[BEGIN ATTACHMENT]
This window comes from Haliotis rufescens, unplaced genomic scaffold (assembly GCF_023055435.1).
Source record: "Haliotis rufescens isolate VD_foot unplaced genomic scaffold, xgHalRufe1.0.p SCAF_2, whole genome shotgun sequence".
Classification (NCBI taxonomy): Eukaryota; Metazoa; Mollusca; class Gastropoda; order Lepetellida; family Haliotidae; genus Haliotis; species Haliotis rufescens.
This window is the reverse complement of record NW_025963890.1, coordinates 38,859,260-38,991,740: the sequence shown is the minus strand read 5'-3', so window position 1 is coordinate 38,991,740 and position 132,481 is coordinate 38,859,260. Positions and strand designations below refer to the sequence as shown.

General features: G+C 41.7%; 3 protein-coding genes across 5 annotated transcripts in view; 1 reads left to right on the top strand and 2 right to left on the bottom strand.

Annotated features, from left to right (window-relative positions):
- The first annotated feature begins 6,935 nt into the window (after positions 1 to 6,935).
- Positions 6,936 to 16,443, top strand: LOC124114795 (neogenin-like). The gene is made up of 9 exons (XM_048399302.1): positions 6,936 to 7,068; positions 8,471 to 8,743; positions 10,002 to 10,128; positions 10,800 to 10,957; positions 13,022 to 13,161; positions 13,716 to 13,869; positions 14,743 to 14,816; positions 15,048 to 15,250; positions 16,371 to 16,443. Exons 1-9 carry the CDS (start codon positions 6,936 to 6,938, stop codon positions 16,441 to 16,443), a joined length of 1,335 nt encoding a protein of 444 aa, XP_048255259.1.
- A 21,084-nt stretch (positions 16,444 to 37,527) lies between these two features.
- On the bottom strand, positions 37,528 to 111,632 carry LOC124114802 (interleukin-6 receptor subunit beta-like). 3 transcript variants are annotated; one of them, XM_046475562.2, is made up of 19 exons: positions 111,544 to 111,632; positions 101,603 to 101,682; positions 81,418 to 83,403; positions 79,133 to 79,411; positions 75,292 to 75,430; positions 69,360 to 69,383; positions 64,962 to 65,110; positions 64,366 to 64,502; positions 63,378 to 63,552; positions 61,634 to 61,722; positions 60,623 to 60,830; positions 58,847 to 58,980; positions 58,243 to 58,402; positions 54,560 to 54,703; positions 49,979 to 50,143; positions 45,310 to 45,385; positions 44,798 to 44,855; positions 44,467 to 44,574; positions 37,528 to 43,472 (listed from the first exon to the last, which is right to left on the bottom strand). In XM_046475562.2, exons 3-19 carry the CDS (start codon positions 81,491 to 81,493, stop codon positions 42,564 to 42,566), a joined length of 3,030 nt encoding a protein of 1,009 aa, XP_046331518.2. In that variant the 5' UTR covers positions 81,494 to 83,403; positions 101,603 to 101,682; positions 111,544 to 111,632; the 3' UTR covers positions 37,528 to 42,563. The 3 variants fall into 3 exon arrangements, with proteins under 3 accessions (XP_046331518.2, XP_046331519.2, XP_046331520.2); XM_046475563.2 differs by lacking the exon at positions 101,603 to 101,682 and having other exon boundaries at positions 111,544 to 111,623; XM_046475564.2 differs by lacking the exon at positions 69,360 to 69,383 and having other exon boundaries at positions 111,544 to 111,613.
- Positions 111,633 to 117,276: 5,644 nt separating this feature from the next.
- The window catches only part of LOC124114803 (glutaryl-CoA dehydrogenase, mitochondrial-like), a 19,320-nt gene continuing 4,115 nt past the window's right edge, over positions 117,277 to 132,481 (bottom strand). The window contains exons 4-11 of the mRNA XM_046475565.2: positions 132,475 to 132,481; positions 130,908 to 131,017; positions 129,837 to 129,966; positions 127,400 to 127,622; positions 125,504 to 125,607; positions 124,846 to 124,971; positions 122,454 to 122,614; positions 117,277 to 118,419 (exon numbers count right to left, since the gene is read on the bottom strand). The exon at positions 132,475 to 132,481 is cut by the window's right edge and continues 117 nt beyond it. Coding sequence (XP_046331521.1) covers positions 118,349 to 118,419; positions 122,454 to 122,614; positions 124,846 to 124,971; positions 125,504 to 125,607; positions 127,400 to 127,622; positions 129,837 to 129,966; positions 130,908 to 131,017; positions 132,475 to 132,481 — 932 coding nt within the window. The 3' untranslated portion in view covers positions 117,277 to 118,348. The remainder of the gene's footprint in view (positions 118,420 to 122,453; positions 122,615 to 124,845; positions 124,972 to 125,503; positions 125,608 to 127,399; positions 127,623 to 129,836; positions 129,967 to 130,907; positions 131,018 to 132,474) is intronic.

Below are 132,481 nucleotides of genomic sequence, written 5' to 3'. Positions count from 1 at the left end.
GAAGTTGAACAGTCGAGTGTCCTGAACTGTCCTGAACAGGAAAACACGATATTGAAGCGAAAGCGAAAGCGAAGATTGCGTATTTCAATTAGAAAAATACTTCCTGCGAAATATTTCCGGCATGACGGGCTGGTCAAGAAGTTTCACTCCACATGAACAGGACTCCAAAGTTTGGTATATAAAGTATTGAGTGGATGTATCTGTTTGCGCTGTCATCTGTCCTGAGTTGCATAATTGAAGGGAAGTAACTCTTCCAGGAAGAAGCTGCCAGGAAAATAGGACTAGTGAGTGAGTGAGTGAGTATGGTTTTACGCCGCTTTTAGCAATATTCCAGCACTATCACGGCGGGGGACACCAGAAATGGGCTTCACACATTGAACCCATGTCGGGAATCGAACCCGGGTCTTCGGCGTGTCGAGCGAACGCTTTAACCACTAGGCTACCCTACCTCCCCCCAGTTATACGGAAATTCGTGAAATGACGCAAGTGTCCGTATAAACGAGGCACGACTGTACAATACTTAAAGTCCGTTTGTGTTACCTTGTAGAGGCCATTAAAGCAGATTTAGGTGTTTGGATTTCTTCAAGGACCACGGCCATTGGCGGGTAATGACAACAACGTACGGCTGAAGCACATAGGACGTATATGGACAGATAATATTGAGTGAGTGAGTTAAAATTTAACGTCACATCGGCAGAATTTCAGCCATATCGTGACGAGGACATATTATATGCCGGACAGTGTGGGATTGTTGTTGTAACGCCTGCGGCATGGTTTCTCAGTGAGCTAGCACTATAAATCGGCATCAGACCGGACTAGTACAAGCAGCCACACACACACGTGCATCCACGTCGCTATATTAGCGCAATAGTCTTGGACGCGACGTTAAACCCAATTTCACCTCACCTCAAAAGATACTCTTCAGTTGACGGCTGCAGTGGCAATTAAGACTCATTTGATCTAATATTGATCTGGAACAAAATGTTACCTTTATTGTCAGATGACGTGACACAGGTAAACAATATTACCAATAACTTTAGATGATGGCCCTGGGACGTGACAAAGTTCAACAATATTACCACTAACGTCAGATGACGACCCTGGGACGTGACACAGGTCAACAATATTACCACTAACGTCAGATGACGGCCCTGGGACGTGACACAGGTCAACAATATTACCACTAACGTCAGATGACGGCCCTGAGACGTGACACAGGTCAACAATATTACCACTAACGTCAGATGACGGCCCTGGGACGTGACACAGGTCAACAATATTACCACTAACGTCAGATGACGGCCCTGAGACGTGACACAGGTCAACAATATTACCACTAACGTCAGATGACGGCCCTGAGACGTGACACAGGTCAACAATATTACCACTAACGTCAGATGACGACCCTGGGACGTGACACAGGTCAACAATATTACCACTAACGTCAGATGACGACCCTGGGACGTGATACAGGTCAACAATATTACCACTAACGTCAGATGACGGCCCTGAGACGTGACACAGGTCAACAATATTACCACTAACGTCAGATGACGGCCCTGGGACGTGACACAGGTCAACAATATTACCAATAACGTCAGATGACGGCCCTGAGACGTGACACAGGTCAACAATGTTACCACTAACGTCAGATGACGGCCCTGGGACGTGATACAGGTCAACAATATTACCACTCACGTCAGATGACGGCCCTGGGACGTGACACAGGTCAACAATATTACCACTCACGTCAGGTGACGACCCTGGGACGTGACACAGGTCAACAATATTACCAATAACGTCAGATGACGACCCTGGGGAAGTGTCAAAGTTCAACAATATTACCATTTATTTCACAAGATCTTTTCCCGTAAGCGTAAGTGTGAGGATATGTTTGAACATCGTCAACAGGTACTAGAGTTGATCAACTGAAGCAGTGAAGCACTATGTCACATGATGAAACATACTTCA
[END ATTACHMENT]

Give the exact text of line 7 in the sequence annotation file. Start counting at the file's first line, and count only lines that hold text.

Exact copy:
- The first annotated feature begins 6,935 nt into the window (after positions 1 to 6,935).